Hope Mars probe is headed for the red planet after picture-perfect launch

The first Arab interplanetary mission reached its transfer orbit and deployed its solar panels. It's now on its way to Mars.

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A history-making launch for the UAE.

Hope Mars Mission

The United Arab Emirates has taken a historic first step to interplanetary exploration, with the launch of the Arab world's first mission to Mars. The Hope, or Al Amal, spacecraft departed Earth from Tanegashima, Japan, with an assist from a Mitsubishi rocket booster on Sunday, shortly before 3 p.m PT.

As with all rocket launches, it started with a countdown. But like many aspects of the mission, the countdown was also history-making. The final 10 seconds prior to launch were broadcast in Arabic for the first time. The mission was not without its hiccups earlier in the week, when weather in Japan forced the launch to be delayed twice. And a bigger issue plagued the development of Hope: the shadow of the coronavirus pandemic hovered over the mission.

"The pandemic was not something we had in the program," Fahad Al Mehri, executive director of the space sector at the UAE space agency, said during a live broadcast. "It's not something we could engineer ourselves around."  

But the pandemic became but a lingering thought and the skies cleared for launch on Sunday. At 2:58 p.m. PT/1:58 a.m. UAE time Monday, the Mitsubishi rocket booster made its picture-perfect departure from the Tanegashima Space Center.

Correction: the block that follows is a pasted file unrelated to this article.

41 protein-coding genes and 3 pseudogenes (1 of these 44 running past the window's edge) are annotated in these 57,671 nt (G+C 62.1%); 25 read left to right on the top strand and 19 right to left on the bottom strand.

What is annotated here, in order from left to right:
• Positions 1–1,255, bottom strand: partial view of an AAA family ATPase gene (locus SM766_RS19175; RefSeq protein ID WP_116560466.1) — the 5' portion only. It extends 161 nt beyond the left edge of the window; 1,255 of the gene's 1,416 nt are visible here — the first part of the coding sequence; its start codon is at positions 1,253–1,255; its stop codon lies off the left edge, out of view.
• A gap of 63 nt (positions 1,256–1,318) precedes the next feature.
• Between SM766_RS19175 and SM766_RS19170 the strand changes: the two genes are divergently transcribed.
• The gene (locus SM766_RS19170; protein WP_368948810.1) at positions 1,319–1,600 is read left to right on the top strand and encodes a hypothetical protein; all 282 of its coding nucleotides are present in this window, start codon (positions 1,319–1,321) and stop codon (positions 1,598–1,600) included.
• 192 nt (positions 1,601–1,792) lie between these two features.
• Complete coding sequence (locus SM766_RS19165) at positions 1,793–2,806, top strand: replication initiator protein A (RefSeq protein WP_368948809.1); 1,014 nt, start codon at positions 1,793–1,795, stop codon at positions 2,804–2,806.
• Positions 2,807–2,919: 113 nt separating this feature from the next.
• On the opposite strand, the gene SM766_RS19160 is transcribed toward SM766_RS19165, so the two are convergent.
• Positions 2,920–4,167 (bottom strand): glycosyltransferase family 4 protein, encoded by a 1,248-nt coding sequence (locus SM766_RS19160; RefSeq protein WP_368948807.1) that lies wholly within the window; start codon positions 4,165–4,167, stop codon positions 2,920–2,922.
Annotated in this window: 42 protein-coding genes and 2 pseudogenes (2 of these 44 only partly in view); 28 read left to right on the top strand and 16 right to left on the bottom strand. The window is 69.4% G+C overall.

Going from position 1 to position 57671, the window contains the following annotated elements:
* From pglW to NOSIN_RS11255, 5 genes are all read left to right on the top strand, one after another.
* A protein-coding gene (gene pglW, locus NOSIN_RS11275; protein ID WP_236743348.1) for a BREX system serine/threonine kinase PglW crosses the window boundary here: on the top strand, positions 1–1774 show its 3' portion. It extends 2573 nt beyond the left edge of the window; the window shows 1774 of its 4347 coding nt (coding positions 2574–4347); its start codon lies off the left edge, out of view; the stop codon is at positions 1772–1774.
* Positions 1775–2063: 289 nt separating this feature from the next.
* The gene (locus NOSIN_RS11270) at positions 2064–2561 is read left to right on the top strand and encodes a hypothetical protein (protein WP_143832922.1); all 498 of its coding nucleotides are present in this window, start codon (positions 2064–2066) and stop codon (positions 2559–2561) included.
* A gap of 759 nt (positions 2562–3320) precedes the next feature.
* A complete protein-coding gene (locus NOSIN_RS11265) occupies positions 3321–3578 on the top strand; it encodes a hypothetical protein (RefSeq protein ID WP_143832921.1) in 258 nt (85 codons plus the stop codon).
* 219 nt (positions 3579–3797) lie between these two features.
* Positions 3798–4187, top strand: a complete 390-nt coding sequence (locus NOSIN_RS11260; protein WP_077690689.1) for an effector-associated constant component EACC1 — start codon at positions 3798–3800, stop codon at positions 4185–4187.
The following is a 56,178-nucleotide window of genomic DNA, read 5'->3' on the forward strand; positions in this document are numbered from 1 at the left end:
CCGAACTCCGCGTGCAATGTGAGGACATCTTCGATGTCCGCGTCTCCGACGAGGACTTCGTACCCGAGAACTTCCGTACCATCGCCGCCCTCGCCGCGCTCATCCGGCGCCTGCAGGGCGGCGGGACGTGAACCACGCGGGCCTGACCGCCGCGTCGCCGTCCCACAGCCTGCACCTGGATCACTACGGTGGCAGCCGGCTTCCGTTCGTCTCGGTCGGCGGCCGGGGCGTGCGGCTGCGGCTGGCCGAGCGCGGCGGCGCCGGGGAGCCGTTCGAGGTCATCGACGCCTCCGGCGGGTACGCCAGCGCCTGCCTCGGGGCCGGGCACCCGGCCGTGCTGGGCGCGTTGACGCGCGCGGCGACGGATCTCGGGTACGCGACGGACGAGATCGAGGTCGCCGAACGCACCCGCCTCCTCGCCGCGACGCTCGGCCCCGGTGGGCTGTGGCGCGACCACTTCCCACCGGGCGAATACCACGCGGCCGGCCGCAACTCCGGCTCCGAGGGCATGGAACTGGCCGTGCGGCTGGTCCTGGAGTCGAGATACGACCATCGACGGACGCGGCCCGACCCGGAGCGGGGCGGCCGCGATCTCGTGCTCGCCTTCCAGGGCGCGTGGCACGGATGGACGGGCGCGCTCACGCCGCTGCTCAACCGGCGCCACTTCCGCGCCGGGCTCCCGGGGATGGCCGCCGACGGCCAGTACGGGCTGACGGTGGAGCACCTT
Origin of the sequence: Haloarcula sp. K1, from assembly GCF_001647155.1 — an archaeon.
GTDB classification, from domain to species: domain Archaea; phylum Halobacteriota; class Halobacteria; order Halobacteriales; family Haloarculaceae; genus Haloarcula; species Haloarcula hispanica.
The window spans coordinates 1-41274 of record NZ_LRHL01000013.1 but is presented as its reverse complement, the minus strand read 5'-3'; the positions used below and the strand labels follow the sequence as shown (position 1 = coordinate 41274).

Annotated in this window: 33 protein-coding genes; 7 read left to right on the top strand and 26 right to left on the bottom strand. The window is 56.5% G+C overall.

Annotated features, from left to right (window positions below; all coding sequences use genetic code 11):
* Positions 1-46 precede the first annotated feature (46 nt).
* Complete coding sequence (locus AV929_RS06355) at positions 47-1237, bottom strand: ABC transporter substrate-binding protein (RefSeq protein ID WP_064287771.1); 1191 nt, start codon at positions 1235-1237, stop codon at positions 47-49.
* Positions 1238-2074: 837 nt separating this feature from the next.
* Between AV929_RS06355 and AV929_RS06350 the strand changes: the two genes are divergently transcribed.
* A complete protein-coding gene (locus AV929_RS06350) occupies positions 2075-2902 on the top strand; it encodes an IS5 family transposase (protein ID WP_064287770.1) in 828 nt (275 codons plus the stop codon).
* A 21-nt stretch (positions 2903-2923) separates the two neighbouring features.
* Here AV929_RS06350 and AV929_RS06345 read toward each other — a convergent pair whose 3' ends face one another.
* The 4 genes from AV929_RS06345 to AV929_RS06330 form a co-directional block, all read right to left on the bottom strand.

"Just before the launch, there was pin drop silence," Faraz Javed, a reporter at the Mohammed bin Rashid Space Center, said during a live broadcast. "Once the rocket took off there were cheers, there was joy -- I actually even saw people crying." 

The rocket punched through the blue to the upper layers of the atmosphere, and the first stage boosters separated cleanly. At around 3:55 p.m. PT, the Hope probe separated from the Mitsubishi rocket booster to light applause from the launch center in Japan. The separation placed the car-sized probe into a transfer orbit that will now carry it around 500 million kilometers (310 million miles) to the red planet.

Provided the journey is a smooth one, the probe will arrive at Mars in about seven months and, shortly after, begin its first observations.

The spacecraft is destined to take up residence in Mars orbit to "study the dynamics in the Martian atmosphere on a global scale, and on both diurnal and seasonal timescales," according to the UAE Space Agency's Emirates Mars Mission website. The probe is also equipped to take high-resolution photos of the red planet.

While large agencies like NASA, the European Space Agency and Roscosmos tend to hog the limelight, the UAE Space Agency is helping show that there's room for smaller programs to make a mark on space exploration. 

Hope is one of several missions aiming to launch within a window of opportunity when Earth and Mars are in optimal positions in relation to each other. NASA hopes to follow suit with its Perseverance rover at the end of July, while China is also set to send off its own orbiter and rover in the Tianwen-1 mission later this month.

If these missions move ahead as scheduled, then it will be a busy February for Mars watchers. Hope has the distinction of being the first of the three to start the epic journey.

Watch this: Escape to Mars: How you'll get there and where you'll live